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Titanic sale survivor sells memorabilia

Titanic survivor Millvina Dean is to put up more of her family memorabilia for auction to raise money to pay for her nursing home fees.

In an interview with Ronan Corrigan from the Nomadic Charitable Trust, the 96-year-old woman revealed that she has another 17 items available to put on the market and will be auctioning some of them at Devizes in Southampton next month.

The last remaining Titanic survivor raised £32,000 when she auctioned seven items recently, including a letter of compensation sent to her mother after the 1912 tragedy. This was bought by the Trust to display on the SS Nomadic when it has been restored.

Mr Corrigan is pictured above with Millvina Dean and the letter sent to her mother from the |Titanic Relief Fund and (right) a 100-year-old suitcase, which is also up for auction.

Ms Dean revealed the money raised will not be enough to pay for her nursing care which comes to more than £3,000 a month.

“She is hoping to fare a bit better this time. She definitely needs to hold another auction to raise the money,” he told the Belfast Telegraph. “It’s a sad story she has to do all that to stay in a nursing home.”

Mr Corrigan travelled to Southampton with Una Reilly of Belfast Titanic Society to record an interview with Miss Dean which will form part of the SS Nomadic exhibition. The ship was saved from the scrap yard three years ago and brought back from France to Belfast where it is to be restored as a visitor attraction.

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Miss Dean also signed a letter of support for the restoration of SS Nomadic, which once carried first class passengers onto Titanic on its ill-fated maiden voyage. It was built at Harland and Wolff alongside the legendary liner.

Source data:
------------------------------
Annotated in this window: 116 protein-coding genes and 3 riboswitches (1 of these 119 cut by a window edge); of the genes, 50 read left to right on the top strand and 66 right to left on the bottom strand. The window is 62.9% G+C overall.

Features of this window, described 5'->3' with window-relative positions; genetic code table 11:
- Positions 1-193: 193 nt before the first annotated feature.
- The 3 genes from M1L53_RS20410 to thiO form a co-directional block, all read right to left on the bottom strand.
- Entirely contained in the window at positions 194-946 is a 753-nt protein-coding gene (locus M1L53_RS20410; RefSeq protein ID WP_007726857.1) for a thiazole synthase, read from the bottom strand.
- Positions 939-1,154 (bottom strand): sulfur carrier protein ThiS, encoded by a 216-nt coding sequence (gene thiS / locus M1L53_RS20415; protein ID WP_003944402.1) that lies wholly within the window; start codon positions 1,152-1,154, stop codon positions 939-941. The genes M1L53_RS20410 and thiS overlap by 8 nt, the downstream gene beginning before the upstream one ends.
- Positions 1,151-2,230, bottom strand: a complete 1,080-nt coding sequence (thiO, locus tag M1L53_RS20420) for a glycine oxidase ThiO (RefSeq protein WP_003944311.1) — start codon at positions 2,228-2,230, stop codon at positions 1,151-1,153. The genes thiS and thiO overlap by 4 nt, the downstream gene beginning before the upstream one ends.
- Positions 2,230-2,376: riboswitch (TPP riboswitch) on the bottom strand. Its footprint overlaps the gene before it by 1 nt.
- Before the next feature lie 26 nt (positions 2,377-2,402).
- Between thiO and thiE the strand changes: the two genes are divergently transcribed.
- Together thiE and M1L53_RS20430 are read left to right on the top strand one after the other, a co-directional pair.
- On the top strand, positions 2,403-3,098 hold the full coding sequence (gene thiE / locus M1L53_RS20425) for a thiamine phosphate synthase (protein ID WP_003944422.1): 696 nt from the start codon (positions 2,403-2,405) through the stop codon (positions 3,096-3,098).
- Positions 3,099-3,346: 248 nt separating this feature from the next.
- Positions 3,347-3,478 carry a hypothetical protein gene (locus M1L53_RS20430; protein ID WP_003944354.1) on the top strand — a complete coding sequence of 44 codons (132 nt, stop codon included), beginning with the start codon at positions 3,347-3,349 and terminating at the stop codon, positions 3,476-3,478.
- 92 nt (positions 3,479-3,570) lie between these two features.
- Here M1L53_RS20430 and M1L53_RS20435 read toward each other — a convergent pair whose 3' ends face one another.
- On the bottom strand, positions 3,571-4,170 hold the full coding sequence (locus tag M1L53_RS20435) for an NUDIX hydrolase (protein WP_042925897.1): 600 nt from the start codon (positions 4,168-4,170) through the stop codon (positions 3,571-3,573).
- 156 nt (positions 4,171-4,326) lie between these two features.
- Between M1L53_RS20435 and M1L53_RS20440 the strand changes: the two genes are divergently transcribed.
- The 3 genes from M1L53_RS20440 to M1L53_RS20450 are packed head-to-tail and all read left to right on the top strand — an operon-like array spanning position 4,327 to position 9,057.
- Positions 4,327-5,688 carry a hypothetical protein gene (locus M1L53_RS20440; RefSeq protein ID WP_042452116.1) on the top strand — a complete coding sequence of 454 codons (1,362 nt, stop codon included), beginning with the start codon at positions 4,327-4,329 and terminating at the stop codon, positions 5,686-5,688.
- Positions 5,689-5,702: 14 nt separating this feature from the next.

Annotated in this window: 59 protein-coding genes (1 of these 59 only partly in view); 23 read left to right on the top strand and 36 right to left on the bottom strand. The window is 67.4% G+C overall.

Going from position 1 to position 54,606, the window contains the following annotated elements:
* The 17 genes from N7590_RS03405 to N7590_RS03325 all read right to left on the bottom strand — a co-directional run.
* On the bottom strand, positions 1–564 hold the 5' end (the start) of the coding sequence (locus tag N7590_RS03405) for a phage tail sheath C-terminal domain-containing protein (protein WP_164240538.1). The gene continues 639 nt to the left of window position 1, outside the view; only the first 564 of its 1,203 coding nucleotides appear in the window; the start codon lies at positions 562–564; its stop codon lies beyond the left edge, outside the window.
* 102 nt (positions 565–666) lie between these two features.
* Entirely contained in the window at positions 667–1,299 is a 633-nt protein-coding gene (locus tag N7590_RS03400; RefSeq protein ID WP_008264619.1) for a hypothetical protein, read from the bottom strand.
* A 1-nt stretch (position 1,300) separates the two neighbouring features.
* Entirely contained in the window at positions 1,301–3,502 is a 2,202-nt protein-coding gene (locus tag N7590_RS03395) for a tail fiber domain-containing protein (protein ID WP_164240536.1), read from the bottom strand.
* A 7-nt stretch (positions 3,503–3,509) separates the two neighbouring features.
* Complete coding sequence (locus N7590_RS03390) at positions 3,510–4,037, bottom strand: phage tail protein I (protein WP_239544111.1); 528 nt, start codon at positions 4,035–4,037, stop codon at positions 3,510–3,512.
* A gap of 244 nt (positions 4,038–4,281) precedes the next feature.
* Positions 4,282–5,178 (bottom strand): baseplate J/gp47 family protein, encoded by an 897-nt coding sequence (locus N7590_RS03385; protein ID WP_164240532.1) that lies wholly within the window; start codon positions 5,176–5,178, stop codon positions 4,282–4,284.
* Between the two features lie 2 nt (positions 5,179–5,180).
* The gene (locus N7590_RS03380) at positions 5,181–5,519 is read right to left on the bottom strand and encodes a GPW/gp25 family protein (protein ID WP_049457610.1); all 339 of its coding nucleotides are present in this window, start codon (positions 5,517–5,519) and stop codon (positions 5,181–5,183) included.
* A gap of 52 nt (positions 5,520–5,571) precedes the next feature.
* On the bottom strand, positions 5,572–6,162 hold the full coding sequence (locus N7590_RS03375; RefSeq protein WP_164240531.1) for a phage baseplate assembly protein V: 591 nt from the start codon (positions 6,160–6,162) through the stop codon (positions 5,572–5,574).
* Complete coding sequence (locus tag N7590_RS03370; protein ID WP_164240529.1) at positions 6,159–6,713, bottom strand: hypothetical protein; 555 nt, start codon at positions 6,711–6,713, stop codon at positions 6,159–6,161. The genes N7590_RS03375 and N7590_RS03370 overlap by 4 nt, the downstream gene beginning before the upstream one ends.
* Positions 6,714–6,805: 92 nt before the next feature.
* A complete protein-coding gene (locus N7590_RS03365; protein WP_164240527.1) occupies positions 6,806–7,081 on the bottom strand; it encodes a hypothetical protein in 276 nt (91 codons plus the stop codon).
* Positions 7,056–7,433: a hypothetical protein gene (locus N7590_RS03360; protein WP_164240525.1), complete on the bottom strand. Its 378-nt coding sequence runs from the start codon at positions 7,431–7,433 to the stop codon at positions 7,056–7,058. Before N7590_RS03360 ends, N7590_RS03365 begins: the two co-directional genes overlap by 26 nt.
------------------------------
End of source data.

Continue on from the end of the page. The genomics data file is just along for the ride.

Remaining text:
“She’s very much behind the project and wants to see it |succeed,” Mr Corrigan said.

Miss Dean’s family did not travel on Nomadic when they were boarding. They were travelling third class, headed for Canada where her father intended to open a tobacconist’s shop. After he was lost in the tragedy they returned to England.

But she did board Nomadic years later when it was converted into a floating restaurant on the River Seine in Paris. Once there, she encountered another former Titanic passenger — an Italian man who was also having a meal.

The youngest survivor, Miss Dean was nine weeks old when she was lifted into a lifeboat in a sack. Nowadays, Miss Dean receives letters from all over the world from wellwishers fascinated by the Titanic story and she strives to answer them all.

“It’s remarkable for a 96-year-old lady — I can’t believe she can do so much,” Mr Corrigan said.

“Her favourite pastimes are gardening and reading. She’s in a wheelchair now and can’t garden but she has a lot of her plants on the big window of her room.

“We bought her a shamrock brooch and she wanted to grow some shamrock, so we bought her a little pot and some seeds.”

And the conversation wasn’t all one way — at Miss Dean’s request, Mr Corrigan regaled her with a few songs, including The Fields of Athenrye, Peggy Gordon and Will Ye Go Lassie Go. On her 97th birthday on Monday there was a reprisal when he rang her nursing home to sing Happy Birthday.

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